Picklebarn rendering

Blueprints have been completed for the Picklebarn, a two-story, eight-court pickleball facility planned for Mankato’s hilltop.

MANKATO — It might sound like a place in Amish country to buy salt-and-vinegar preserves, but the planned Picklebarn in Mankato is focused on another close-knit community.

Construction on the Picklebarn on Mankato’s hilltop is expected to begin this summer, creating an indoor facility dedicated to the fast-growing sport of pickleball.

The two-story structure will include eight courts with a mezzanine level for players to snack and socialize between games while overlooking play on the courts below.

Pre-sales of memberships will begin soon for avid pickleballers, leagues are planned for various age groups and skill levels, and beginner classes will be offered for newcomers to the sport, according Sidney and Mitch Elofson, of Byron.

“Once you try it, it’s really hard not to do it again,” Mitch said of pickleball, which combines elements of tennis, pingpong and badminton.

The couple, 27 years old, picked Mankato for the business for a couple of reasons. The Mankato Area Pickleball Association has more than 200 members, even though the area has no indoor courts dedicated to the sport. They play outdoors, primarily at Tourtellotte Park, or on basketball courts and in other gymnasium space.

Sidney and Mitch Elofson

Sidney and Mitch Elofson have ambitious plans for their Picklebarn indoor pickleball facility, which is set for construction this year in Mankato.

Secondly, the Elofsons have lifelong roots in the area — growing up in St. Peter, playing tennis in high school and college, earning bachelor’s degrees at Gustavus Adolphus College and master’s degrees from Minnesota State University, getting married on Sidney’s sister’s organic farm between Mankato and St. Peter ... .

“We love the area of Mankato, St. Peter and southern Minnesota in general,” said Mitch, the tennis pro for the Rochester Athletic Club. “We knew even when we were heading out to Rochester we would come back to Mankato or St. Peter.”

Sidney, an athletic trainer at the Rochester Athletic Club, said their gratitude for the support they received growing up is motivation for creating a family-friendly facility for people of all ages.

“Sports have just always been a huge part of our lives,” she said. “We really believe in the life lessons sports can provide you.”

The Picklebarn, though, is also intended to be a for-profit business — not a hobby.

“It’ll be our full focus pretty much for the rest of our lives,” she said.

While the couple is teasing the Picklebarn on social media (www.facebook.com/picklebarnmn/), the location of the new building is a secret being saved for a formal announcement, possibly in July.

The Elofsons say it will be new construction — not a remodel of an existing building — on a hilltop Mankato site that has room for future expansion.

The Facebook page describes a building that will include locker rooms and a players’ lounge and “plenty of space for social gatherings and games.”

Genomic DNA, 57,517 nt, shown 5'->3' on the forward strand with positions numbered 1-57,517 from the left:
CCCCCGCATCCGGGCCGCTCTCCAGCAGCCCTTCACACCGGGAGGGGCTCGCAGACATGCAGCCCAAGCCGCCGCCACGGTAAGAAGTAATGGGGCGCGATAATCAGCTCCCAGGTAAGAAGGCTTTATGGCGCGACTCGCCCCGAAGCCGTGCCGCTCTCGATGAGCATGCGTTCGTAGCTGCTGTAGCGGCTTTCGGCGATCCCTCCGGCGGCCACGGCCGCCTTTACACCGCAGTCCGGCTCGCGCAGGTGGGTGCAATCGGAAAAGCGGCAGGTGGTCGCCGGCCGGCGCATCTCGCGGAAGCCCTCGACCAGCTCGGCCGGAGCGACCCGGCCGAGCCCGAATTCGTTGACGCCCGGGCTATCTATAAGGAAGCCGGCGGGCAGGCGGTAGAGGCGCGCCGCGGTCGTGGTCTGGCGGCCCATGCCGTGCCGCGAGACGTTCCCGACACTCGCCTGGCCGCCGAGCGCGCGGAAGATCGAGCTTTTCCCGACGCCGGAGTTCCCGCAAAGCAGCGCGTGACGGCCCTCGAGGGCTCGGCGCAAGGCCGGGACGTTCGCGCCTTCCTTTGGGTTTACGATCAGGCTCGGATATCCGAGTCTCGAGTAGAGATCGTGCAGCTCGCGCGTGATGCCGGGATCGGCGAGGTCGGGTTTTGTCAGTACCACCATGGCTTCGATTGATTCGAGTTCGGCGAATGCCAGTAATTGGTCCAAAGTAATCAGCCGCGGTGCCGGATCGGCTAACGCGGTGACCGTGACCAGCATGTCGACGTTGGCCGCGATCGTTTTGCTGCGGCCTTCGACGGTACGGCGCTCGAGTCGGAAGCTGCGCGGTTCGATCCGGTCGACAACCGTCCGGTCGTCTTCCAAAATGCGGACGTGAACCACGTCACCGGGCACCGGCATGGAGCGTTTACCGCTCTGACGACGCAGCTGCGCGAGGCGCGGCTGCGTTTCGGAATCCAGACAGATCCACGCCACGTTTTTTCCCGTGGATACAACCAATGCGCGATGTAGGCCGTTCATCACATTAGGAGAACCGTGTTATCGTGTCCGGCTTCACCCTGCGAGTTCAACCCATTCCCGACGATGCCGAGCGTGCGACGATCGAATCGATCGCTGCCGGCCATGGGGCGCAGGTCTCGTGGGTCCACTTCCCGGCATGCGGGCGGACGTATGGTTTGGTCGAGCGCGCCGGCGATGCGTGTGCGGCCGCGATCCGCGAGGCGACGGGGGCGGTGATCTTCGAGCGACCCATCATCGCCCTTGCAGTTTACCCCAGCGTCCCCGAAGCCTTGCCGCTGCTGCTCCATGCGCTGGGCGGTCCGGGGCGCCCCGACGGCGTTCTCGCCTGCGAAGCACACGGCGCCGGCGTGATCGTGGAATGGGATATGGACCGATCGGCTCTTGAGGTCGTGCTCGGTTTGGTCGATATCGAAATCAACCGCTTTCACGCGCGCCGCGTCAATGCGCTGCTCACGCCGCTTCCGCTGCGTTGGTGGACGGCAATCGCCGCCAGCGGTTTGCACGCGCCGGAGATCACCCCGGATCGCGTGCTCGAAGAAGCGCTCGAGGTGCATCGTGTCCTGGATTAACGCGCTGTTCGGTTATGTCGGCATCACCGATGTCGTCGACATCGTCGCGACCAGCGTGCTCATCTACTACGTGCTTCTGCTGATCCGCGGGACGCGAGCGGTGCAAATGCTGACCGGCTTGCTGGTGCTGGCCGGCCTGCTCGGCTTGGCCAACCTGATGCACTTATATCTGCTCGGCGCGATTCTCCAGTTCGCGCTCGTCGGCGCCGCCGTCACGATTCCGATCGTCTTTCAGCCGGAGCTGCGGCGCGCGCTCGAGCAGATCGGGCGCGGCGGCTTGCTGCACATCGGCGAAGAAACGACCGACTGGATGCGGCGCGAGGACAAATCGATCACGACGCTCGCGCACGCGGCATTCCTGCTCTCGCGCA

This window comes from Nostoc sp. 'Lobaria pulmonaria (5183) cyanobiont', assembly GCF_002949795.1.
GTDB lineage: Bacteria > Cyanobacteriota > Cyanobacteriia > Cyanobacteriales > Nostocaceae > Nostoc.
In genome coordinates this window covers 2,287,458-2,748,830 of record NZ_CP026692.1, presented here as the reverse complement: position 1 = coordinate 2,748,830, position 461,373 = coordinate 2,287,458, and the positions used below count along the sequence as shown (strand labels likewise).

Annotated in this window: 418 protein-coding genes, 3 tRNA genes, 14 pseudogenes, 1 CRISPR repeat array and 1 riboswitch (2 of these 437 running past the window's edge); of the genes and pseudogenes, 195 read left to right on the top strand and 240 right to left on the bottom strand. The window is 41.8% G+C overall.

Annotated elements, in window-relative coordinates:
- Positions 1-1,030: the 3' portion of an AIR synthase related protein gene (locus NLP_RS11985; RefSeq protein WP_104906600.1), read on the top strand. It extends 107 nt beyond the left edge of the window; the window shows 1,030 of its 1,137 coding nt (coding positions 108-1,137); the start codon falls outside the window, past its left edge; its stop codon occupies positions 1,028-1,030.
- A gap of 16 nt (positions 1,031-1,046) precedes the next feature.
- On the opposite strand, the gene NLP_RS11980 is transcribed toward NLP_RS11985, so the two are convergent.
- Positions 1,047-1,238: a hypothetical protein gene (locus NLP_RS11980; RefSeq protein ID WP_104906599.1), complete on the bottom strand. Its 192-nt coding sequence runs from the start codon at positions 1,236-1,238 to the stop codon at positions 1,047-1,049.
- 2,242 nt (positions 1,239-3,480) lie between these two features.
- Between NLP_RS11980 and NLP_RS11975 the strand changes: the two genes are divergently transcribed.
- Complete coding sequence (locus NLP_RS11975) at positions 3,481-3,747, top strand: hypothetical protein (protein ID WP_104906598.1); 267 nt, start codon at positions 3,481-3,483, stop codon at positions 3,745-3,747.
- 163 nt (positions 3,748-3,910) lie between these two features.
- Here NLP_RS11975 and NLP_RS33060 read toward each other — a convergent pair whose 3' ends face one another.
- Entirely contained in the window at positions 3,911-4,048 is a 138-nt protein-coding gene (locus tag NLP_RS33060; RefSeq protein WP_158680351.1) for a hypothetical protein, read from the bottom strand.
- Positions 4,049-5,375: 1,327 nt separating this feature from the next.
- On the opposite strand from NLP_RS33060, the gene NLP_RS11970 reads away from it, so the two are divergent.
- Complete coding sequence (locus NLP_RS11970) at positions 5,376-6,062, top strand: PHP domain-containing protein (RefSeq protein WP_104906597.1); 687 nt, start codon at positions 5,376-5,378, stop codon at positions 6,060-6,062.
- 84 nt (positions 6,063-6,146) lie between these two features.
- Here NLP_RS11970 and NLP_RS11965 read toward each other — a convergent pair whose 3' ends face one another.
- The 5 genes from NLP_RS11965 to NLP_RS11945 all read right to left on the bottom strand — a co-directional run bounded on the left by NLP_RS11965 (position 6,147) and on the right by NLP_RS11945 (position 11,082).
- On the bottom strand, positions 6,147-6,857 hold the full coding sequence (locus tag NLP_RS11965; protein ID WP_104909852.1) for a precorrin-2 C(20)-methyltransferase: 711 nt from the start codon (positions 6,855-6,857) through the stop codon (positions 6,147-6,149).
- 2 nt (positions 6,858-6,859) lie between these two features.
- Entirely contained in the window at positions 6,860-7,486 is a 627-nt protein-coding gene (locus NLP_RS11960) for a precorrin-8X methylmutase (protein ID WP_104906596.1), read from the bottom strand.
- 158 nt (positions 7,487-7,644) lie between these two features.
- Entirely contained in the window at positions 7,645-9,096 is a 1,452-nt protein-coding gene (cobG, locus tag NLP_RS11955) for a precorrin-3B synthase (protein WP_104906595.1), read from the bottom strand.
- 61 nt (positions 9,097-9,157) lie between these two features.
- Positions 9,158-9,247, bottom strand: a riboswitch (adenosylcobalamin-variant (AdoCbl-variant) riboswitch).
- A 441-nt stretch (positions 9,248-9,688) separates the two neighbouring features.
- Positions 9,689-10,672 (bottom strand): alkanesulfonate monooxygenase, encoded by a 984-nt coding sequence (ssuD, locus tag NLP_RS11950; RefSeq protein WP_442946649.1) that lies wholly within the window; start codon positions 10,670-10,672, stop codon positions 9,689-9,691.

The focus, of course, is the eight “tournament-grade” pickleball courts. The couple is expecting players to come from near and far.

“Our facility will bring people in from all over the area and the Midwest and even possibly the country,” Sidney said.

They expect multi-day tournaments to be a tourism boost to Mankato, particularly hotels and restaurants. And the initial plan is to work with local restaurants to provide food options in the Picklebarn mezzanine.

“We’re excited about what we think this can potentially do for the community, local businesses,” Mitch said.

The business plan, though, goes well beyond avid players. The Picklebarn will offer classes to novices, providing paddles to the beginners so they don’t have to make an investment in equipment until they decide if they like the sport. And there will be outreach to young people, possibly through school physical education classes, and leagues for school-age players.

The Elofsons are confident pickleball can avoid the plunge in popularity that struck other previously hot sports, including tennis — which once had a dedicated building in Mankato with multiple courts but went out of business and was converted to a gymnastics center.

Although pickleball came to Mankato largely through the enthusiasm of snowbirds who were introduced to the sport at their wintertime homes, pickleball tends to be popular with all age groups once people try it, according to the Elofsons. It’s a sport that can offer more fun and less frustration, even during the early learning stage, than other sports. And a unique feature of pickleball s that it can be played by people of widely varying ages and athletic ability.

“The thing about pickleball, it’s a multi-generational sport,” Sidney said. “You can have grandkids playing with grandparents. ... Pickleball, you can just sort of pick up the paddle and have fun with some buddies or family.”

Their confidence in the viability of the business also comes from a lot of research and from a commitment to making it work.

“We are going to live and breathe the Picklebarn,” Sidney said. “We’re young entrepreneurs, and this will definitely be our baby.”

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